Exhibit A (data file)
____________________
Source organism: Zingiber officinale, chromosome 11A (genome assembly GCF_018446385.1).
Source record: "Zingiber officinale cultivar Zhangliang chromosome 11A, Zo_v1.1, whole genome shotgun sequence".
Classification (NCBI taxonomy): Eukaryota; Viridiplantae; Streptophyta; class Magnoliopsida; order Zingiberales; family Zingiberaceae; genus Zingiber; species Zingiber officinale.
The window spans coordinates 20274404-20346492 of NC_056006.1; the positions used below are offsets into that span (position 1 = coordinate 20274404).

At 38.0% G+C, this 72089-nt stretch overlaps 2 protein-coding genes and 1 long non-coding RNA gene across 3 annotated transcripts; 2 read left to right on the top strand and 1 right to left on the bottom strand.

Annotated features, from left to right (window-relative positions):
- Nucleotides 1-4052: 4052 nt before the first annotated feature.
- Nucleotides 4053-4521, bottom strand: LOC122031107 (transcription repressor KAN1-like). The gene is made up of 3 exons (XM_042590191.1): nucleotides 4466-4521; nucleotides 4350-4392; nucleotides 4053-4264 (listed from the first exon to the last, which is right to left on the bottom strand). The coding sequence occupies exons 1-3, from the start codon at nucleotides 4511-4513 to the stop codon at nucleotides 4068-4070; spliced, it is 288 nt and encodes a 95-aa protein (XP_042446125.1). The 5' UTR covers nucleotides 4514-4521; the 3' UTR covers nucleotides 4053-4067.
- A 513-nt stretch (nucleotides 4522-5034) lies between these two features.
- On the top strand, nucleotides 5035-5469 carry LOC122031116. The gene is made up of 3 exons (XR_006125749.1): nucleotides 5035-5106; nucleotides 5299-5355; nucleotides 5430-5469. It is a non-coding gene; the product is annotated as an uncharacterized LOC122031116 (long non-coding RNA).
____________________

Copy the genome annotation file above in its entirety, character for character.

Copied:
Source organism: Zingiber officinale, chromosome 11A (genome assembly GCF_018446385.1).
Source record: "Zingiber officinale cultivar Zhangliang chromosome 11A, Zo_v1.1, whole genome shotgun sequence".
Classification (NCBI taxonomy): Eukaryota; Viridiplantae; Streptophyta; class Magnoliopsida; order Zingiberales; family Zingiberaceae; genus Zingiber; species Zingiber officinale.
The window spans coordinates 20274404-20346492 of NC_056006.1; the positions used below are offsets into that span (position 1 = coordinate 20274404).

At 38.0% G+C, this 72089-nt stretch overlaps 2 protein-coding genes and 1 long non-coding RNA gene across 3 annotated transcripts; 2 read left to right on the top strand and 1 right to left on the bottom strand.

Annotated features, from left to right (window-relative positions):
- Nucleotides 1-4052: 4052 nt before the first annotated feature.
- Nucleotides 4053-4521, bottom strand: LOC122031107 (transcription repressor KAN1-like). The gene is made up of 3 exons (XM_042590191.1): nucleotides 4466-4521; nucleotides 4350-4392; nucleotides 4053-4264 (listed from the first exon to the last, which is right to left on the bottom strand). The coding sequence occupies exons 1-3, from the start codon at nucleotides 4511-4513 to the stop codon at nucleotides 4068-4070; spliced, it is 288 nt and encodes a 95-aa protein (XP_042446125.1). The 5' UTR covers nucleotides 4514-4521; the 3' UTR covers nucleotides 4053-4067.
- A 513-nt stretch (nucleotides 4522-5034) lies between these two features.
- On the top strand, nucleotides 5035-5469 carry LOC122031116. The gene is made up of 3 exons (XR_006125749.1): nucleotides 5035-5106; nucleotides 5299-5355; nucleotides 5430-5469. It is a non-coding gene; the product is annotated as an uncharacterized LOC122031116 (long non-coding RNA).